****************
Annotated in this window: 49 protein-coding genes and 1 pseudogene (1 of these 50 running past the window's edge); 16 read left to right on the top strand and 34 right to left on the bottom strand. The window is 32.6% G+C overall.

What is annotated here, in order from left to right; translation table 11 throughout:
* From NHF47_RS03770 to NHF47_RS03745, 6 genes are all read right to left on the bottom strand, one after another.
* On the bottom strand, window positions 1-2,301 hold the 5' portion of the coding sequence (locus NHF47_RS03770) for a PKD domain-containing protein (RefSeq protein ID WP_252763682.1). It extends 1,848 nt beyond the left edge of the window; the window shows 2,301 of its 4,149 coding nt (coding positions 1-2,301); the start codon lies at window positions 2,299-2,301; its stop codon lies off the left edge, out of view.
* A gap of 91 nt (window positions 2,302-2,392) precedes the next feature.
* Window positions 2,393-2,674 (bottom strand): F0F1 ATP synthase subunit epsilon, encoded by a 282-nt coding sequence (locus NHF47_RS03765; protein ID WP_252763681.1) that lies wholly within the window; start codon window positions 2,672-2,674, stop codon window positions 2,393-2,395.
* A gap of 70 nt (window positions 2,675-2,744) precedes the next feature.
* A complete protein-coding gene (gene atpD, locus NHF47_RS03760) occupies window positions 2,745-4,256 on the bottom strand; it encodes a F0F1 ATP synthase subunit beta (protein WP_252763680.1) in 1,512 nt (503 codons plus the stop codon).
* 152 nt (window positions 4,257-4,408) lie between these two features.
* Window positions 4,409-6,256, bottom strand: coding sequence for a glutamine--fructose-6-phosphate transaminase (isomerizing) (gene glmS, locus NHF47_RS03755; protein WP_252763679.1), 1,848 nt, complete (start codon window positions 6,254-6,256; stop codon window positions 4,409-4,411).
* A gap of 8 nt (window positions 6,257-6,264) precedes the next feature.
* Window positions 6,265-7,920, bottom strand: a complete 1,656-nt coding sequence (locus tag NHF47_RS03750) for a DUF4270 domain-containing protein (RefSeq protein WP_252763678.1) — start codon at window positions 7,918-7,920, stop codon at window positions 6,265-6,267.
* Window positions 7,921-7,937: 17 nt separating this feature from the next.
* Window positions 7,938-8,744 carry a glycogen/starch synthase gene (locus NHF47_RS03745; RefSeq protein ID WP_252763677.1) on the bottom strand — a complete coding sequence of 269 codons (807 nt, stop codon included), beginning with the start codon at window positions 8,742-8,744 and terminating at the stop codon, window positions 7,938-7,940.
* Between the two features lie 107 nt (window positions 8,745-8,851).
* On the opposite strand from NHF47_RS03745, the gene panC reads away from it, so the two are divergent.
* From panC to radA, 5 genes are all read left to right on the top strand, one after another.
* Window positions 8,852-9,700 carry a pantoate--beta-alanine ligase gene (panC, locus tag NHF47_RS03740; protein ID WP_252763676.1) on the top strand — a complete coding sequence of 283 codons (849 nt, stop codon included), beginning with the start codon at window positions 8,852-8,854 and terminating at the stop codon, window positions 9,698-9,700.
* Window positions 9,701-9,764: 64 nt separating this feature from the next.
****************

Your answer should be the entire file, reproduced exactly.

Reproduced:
Annotated in this window: 49 protein-coding genes and 1 pseudogene (1 of these 50 running past the window's edge); 16 read left to right on the top strand and 34 right to left on the bottom strand. The window is 32.6% G+C overall.

What is annotated here, in order from left to right; translation table 11 throughout:
* From NHF47_RS03770 to NHF47_RS03745, 6 genes are all read right to left on the bottom strand, one after another.
* On the bottom strand, window positions 1-2,301 hold the 5' portion of the coding sequence (locus NHF47_RS03770) for a PKD domain-containing protein (RefSeq protein ID WP_252763682.1). It extends 1,848 nt beyond the left edge of the window; the window shows 2,301 of its 4,149 coding nt (coding positions 1-2,301); the start codon lies at window positions 2,299-2,301; its stop codon lies off the left edge, out of view.
* A gap of 91 nt (window positions 2,302-2,392) precedes the next feature.
* Window positions 2,393-2,674 (bottom strand): F0F1 ATP synthase subunit epsilon, encoded by a 282-nt coding sequence (locus NHF47_RS03765; protein ID WP_252763681.1) that lies wholly within the window; start codon window positions 2,672-2,674, stop codon window positions 2,393-2,395.
* A gap of 70 nt (window positions 2,675-2,744) precedes the next feature.
* A complete protein-coding gene (gene atpD, locus NHF47_RS03760) occupies window positions 2,745-4,256 on the bottom strand; it encodes a F0F1 ATP synthase subunit beta (protein WP_252763680.1) in 1,512 nt (503 codons plus the stop codon).
* 152 nt (window positions 4,257-4,408) lie between these two features.
* Window positions 4,409-6,256, bottom strand: coding sequence for a glutamine--fructose-6-phosphate transaminase (isomerizing) (gene glmS, locus NHF47_RS03755; protein WP_252763679.1), 1,848 nt, complete (start codon window positions 6,254-6,256; stop codon window positions 4,409-4,411).
* A gap of 8 nt (window positions 6,257-6,264) precedes the next feature.
* Window positions 6,265-7,920, bottom strand: a complete 1,656-nt coding sequence (locus tag NHF47_RS03750) for a DUF4270 domain-containing protein (RefSeq protein WP_252763678.1) — start codon at window positions 7,918-7,920, stop codon at window positions 6,265-6,267.
* Window positions 7,921-7,937: 17 nt separating this feature from the next.
* Window positions 7,938-8,744 carry a glycogen/starch synthase gene (locus NHF47_RS03745; RefSeq protein ID WP_252763677.1) on the bottom strand — a complete coding sequence of 269 codons (807 nt, stop codon included), beginning with the start codon at window positions 8,742-8,744 and terminating at the stop codon, window positions 7,938-7,940.
* Between the two features lie 107 nt (window positions 8,745-8,851).
* On the opposite strand from NHF47_RS03745, the gene panC reads away from it, so the two are divergent.
* From panC to radA, 5 genes are all read left to right on the top strand, one after another.
* Window positions 8,852-9,700 carry a pantoate--beta-alanine ligase gene (panC, locus tag NHF47_RS03740; protein ID WP_252763676.1) on the top strand — a complete coding sequence of 283 codons (849 nt, stop codon included), beginning with the start codon at window positions 8,852-8,854 and terminating at the stop codon, window positions 9,698-9,700.
* Window positions 9,701-9,764: 64 nt separating this feature from the next.